American Statistical Association
Objective: In patients seeking treatment for substance dependence, key targets of treatment such as drug abuse and HIV risk behaviors tend to vary widely in their level of severity at baseline, particularly for “practical” or effectiveness trials where exclusionary criteria are minimized. The purpose of this analysis is to explore the importance of including baseline severity in the analysis of treatment effects on HIV risk behavior in a clinical trial of a drug abuse treatment.
Methods: In a randomized, community-based multisite trial sponsored by the National Institute on Drug Abuse, Clinical Trials Network, among 353 women with substance dependence and post-traumatic stress disorder, Seeking Safety (SS), a cognitive behavioral intervention, reduced HIV risk behavior more than the control condition (Women’s Health Education (WHE), among patients with higher levels of HIV risk behavior at baseline (Hien et al., in press). The primary outcome of HIV risk was the count of unprotected sexual occasions (USO). For the present analysis, the distribution of USO at baseline is examined, and generalized linear mixed models to test the effect of treatment on USO are compared with and without inclusion of baseline USO and the baseline by treatment interaction in the model.
Results: The counts of USO vary widely and conform best to a zero-inflated negative binomial distribution. Zero-inflated negative binomial regression models were fit. Compared to the model that includes baseline USO, where a baseline by treatment interaction was detected, no treatment effect is detected in the model that does not include baseline as a factor.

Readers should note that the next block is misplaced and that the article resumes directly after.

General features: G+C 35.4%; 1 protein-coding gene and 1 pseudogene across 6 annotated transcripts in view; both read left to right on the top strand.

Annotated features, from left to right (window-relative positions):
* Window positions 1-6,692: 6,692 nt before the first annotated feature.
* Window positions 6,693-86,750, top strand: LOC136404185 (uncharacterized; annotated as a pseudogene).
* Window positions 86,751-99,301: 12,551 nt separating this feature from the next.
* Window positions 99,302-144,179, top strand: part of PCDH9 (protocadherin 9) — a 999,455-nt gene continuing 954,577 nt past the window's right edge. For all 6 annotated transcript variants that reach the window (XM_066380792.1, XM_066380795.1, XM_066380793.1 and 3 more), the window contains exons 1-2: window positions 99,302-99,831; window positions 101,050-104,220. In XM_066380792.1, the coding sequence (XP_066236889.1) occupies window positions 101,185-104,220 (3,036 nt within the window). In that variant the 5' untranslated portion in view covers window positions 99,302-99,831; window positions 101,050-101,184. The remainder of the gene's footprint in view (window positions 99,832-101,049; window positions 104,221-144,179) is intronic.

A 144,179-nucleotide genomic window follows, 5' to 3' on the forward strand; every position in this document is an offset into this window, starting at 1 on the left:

Conclusions: Inclusion of the baseline level of the outcome variable in the model may increase power to detect effects of treatment to the extent that baseline and outcome scores are correlated, or may detect treatment effects in the form of a baseline by treatment interaction. Like the interaction observed in this study, experimental treatment may be more effective among patients with higher levels of baseline severity, a ‘symptom reduction’ effect. Or, experimental treatment may be more effective among those with low severity at baseline, a ‘relapse prevention’ effect. Such effects may be important to developing treatment guidelines and to understanding the mechanisms of action of treatments. Statistical models that do not account for baseline severity will miss such effects. Baseline score of the outcome measure and the baseline by treatment interaction should be considered for inclusion in the plans for primary outcome analysis and exploratory analyses of intervention trials for substance abuse, HIV risk, and other behavioral health outcomes.
|Date:||Tuesday, September 22, 2009|
|Time:||3:00 - 4:00 P.M.|
New York State Psychiatric Institute
1051 Riverside Drive
6th Floor Multipurpose Room (6602)
New York, New York